No 'Pai-day' for India: nation to adopt strict network neutrality

All content is created equal, regulator rules

India has decided to implement a formal Internet neutrality regime.

The Telecom Regulatory Authority of India (TRAI) responded to a lively year-long debate with a statement opposing any “discriminatory treatment” of Internet data.

TRAI said its recommendations were designed to prevent ISPs in the country from either throttling or blocking content to punish demanding providers like Netflix. The regulator has also opposed giving content providers preferential treatment if they're willing to pay carriers.

Deals such as Netflix's 2014 interconnection contracts with first Comcast and then Verizon would be both illegal and unnecessary in India.

In 2015, America's Federal Communications Commission promulgated its neutrality charter – but this has since been reversed by Trump-appointed boss Ajit Pai.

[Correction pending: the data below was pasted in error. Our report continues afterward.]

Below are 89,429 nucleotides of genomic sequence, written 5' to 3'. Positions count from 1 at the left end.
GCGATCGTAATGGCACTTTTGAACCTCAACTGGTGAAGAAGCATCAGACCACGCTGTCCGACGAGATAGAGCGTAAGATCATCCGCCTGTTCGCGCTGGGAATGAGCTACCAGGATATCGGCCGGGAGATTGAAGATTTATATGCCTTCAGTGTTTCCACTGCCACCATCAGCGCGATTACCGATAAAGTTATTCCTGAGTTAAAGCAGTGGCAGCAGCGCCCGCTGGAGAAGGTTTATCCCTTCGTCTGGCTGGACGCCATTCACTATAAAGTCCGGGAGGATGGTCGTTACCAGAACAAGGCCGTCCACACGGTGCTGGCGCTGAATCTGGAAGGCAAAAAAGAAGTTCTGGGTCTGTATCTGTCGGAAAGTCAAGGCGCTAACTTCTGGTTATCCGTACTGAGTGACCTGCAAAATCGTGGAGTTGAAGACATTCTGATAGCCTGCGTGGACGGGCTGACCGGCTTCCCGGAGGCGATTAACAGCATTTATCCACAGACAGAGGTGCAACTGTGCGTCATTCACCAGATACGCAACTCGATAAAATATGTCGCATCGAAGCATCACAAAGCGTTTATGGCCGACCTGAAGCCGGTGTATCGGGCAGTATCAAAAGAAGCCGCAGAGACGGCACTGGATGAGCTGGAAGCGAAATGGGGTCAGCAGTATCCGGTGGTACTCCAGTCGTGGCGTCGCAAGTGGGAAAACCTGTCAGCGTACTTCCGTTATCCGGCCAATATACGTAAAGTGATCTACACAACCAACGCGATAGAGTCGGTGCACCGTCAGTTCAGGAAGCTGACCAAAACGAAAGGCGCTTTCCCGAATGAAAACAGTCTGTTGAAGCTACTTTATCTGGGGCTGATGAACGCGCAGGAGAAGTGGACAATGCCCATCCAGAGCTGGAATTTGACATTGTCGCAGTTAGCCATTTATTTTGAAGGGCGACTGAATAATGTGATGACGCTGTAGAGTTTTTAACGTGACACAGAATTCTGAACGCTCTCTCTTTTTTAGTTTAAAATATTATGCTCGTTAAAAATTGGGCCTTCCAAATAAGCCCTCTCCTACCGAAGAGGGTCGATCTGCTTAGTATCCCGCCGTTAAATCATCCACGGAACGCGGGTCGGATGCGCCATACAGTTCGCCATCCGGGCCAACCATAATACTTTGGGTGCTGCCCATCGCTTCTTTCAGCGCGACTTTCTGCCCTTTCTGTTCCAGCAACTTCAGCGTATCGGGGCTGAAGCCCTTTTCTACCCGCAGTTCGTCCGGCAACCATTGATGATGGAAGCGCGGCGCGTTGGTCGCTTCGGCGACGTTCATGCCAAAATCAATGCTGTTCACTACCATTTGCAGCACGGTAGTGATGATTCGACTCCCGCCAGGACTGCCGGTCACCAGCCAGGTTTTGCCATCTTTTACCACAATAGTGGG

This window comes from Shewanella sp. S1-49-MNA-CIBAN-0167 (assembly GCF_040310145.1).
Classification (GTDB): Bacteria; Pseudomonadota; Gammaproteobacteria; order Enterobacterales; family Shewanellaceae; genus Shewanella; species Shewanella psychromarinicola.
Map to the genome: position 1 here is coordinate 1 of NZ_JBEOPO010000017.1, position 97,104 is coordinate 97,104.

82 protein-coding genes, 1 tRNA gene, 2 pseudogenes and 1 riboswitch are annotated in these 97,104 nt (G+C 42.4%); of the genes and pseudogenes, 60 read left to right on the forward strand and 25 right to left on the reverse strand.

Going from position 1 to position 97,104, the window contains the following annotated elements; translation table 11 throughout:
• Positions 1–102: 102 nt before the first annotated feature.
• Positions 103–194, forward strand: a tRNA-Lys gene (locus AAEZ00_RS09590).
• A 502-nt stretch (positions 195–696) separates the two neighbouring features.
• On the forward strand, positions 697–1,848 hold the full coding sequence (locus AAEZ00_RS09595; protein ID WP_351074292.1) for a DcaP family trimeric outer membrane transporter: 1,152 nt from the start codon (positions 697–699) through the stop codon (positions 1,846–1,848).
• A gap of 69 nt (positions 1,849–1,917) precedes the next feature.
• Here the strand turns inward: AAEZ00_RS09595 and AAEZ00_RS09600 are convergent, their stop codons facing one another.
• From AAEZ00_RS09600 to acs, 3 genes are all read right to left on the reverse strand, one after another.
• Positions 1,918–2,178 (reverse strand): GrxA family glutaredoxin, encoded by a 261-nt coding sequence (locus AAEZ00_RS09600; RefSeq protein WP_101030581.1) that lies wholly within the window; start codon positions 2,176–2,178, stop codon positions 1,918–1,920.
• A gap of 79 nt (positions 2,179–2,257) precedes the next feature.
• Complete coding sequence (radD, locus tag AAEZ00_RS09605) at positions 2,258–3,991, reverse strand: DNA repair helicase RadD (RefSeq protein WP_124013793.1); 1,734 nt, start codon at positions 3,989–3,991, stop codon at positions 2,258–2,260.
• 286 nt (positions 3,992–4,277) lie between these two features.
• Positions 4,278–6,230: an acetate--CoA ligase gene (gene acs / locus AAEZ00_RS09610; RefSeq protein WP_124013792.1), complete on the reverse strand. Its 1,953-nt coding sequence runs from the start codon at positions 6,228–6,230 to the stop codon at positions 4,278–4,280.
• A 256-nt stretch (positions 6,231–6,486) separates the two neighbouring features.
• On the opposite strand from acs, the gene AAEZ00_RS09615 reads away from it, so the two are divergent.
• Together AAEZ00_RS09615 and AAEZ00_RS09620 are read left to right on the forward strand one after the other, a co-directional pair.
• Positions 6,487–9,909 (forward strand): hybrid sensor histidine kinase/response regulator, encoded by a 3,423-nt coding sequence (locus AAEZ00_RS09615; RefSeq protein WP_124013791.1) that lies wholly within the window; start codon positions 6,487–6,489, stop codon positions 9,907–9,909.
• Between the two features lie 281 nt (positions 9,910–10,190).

The debate in India kicked off in 2016 when TRAI halted discriminatory data tariffs, partly in response to lobbying by Facebook, and kicked off its inquiry into neutrality.

TRAI chair RS Sharma said the rules upheld the “core principles of net neutrality, non-discriminatory treatment of all content, treating internet as an open platform”.

Carriers are reported to be playing their cards close for now, with the only strong comment coming from the Cellular Operators Association of India (COAI).

COAI complained that over-the-top (OTT) mobile applications like Skype have eroded its members revenue, and said TRAI should have taken a light-touch approach.

As is noted in the cover letter to the report [PDF], OTT services are on TRAI's future work program. The recommendations can be downloaded here. ?


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